The weirdest and wackiest mobile phones you won't admit you owned

Looked more like a calucalator than a phone, but it was 2006.

(image credit: Samsung)

A colab between Bang & Olufsen and Samsung, this had a price tag of $2,000. Expensive even by today's standards. 

(image credit: Bang & Olufsen)

Before the Serenata was a desk based phone from B&O that featured an iPod-style scroll wheel. 

(image credit: Bang & Olufsen)

Want your phone to look like a "compact"? No problem. Oh, and of course you want your number pad in a circle like the 1950s don't you?

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Who doesn't need a phone designed to look like a pen crossed with a laser pointer? This gem had a six day battery life and a 0.3 megapixel camera. 

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The Flex didn't flex, but it was pretty innovative for its time. Sadly, it never caught on, with many finding it too large and too expensive.

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Called the Lobster phone because it looked like a lobster claw, it had a DAB tuner and you could watch TV on its tiny screen.

(image credit: Virgin Mobile)

Before Windows Phone, Microsoft launched the Kin. A huge flop, it felt at the time as if it was only on sale for a matter of weeks before being pulled.

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It's hip to be square. The Flipout featured a swivel keyboard, but nobody could work out why they needed it, so it didn't hang around for long. 

(image credit: Motorola)

A great phone that got a colourful makeover to make sure you were noticed when you got this out your pocket in the 1990s. 

(image credit: Motorola)

Designed to look like a lipstick, it was best if you had all your contacts stored so you didn't have enter them by scrolling as there was no numberpad.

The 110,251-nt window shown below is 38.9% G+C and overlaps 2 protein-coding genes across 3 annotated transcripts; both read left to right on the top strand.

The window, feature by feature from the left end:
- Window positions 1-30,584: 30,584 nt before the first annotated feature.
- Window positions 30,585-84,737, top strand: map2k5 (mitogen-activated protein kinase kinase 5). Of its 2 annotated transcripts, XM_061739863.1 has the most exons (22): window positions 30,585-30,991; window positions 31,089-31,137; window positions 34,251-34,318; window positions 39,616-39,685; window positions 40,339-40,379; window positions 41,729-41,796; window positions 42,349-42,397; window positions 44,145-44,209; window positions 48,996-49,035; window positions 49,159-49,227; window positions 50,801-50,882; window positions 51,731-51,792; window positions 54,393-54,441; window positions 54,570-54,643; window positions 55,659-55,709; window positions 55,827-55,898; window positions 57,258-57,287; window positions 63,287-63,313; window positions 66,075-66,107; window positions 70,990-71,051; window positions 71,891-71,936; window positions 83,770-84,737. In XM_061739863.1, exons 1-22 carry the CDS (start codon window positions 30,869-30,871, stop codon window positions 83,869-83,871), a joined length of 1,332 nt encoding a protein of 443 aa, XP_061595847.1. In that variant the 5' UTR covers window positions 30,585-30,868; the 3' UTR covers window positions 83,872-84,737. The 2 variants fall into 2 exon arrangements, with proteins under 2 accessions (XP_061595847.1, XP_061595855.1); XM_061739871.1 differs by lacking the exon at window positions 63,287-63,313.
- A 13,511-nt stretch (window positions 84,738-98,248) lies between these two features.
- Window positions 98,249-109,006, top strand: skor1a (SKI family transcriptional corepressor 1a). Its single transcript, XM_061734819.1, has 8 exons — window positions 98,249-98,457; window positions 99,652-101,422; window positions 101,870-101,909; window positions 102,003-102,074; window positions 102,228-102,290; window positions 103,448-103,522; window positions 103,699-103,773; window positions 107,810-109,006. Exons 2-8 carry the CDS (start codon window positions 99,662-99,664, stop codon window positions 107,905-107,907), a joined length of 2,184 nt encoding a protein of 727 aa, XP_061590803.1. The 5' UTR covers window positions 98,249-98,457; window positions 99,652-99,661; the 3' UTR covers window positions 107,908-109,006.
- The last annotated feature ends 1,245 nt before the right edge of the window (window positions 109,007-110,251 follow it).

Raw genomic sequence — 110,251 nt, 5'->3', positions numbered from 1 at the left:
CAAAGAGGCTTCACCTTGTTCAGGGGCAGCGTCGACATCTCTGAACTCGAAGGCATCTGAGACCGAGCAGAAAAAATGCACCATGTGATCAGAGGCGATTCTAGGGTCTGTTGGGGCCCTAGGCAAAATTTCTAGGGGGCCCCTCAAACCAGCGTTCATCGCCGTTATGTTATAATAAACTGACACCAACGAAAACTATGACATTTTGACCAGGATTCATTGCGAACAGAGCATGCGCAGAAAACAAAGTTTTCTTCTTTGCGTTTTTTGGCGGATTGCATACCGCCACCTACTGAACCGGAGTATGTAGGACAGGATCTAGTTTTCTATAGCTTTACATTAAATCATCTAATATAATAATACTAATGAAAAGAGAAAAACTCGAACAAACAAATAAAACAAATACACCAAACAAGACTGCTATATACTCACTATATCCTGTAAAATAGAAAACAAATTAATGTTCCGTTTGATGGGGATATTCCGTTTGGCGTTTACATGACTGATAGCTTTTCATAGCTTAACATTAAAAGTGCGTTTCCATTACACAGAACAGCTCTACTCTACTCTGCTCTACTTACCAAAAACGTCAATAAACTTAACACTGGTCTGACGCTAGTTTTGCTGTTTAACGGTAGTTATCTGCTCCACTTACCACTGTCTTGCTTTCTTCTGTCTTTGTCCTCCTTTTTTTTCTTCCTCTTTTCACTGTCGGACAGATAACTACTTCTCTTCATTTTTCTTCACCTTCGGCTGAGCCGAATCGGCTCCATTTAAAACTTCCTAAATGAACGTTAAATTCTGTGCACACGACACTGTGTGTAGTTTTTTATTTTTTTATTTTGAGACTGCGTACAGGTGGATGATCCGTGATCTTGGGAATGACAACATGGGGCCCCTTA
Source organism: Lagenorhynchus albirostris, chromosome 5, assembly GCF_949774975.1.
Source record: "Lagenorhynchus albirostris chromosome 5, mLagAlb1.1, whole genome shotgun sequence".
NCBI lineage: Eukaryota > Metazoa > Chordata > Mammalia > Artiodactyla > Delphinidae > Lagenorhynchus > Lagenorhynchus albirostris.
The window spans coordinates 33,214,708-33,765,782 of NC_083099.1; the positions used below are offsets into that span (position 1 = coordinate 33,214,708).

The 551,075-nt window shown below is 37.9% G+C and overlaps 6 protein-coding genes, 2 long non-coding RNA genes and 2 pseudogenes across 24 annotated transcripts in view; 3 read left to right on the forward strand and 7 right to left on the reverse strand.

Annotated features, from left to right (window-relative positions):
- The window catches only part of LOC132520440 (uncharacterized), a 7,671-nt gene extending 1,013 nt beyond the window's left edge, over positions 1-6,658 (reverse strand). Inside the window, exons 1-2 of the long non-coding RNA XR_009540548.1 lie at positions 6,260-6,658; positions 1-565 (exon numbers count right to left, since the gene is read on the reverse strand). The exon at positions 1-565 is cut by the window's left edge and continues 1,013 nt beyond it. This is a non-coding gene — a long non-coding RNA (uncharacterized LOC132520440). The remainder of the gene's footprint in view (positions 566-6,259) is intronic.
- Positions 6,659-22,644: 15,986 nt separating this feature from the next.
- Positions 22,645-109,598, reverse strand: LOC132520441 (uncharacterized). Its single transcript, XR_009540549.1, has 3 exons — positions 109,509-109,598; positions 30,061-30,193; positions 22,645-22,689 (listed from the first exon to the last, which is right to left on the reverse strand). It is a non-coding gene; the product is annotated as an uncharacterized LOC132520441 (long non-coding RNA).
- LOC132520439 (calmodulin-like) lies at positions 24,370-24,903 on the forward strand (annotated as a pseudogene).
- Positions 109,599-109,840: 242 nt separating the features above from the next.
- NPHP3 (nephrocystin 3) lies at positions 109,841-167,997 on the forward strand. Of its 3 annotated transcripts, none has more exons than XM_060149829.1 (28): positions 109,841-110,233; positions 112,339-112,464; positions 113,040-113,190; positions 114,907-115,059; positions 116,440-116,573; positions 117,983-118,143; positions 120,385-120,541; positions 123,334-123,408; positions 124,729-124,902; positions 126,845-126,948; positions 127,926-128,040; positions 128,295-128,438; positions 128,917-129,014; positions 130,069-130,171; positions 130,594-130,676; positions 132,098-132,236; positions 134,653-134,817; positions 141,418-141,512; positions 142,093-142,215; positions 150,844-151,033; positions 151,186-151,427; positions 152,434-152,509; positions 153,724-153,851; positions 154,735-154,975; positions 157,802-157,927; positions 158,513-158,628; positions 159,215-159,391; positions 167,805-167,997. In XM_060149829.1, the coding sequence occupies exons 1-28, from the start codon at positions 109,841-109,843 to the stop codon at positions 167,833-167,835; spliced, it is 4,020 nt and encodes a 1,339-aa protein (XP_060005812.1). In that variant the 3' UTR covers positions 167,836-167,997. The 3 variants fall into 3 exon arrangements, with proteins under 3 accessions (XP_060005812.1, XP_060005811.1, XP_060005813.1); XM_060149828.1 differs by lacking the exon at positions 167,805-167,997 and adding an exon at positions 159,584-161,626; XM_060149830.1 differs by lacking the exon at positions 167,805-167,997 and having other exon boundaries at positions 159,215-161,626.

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There was a time when no two Nokia phones looked alike. The 7600 was the first 3G phone from the company and was a cracker, if a little odd.

(image credit: Nokia)

Coming at a time when a 3.5-inch display was unheard of, this one featured the ability to show things like spreadsheets. 

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More of a PDA akin to Psion and BlackBerry, the 7710 even came wth a stylus to help you navigate that huge screen. 

(image credit: Nokia)

The N93 was all about video. It allowed you to capture 30 frames a second with its 3.2 megapixel camera and play it back on the 2.4-inch screen. 

(image credit: Nokia)

Wanted a gaming phone? Nokia had you covered with the N-Gage a gaming-focused smartphone that was for anyone who didn't want a Nintendo 3DS.

(image credit: Nokia)

There was a time that whatever LG did, Samsung did too. The Round was its answer to the G Flex.

(image credit: Samsung)

Launched at a time when all we wanted was a music player that fitted in a pocket, the Juke was a portable jukebox as well as phone.

(image credit: Samsung)

A tie-in with the film that was really designed to be a collectors item for the fans. As such, it wasn't the greatest of phones. 

(image credit: Samsung)

It was all about fashion when it came to the Xelibri range, and that included the price. However, users wanted tech and so the range soon became a flop.

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This was a phone you could wear on your wrist. Years ahead of the Apple Watch, this literally was a phone that came with a wrist strap.

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Looking like a bloated USB stick, this followed the same design approach as many of the Nokia handsets that presumed you only called your contacts.

(image credit: Toshiba)

Two screens are better than one right? Yota believed that meant an E-Ink display on the rear to read ebooks and the like. 

(image credit: Yotaphone)

With a growing focus on photography, phones have embraced some interesting ideas over the years. The 9 PureView came with five cameras on its rear.

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Taking a different approach to the traditional clamshell design. The stylish fashion-focused swivelshell was very satisfying to play with. 

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The V100 was all about business and making sure you got that email or text message on the go. 

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This Palm phone was so small it was very easy to pop in a pocket. However, it also made a tiny mark on consumers: they didn't buy it.

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Many have played with the idea of two screens. It didn't work, but others are still trying to perfect the idea of a rear screen for selfies.

(image credit: Pocket-lint)

Another early adopter, this time you got two screens side-by-side. Of course, today phone makers are opting for one giant screen that folds.

(image credit: Pocket-lint)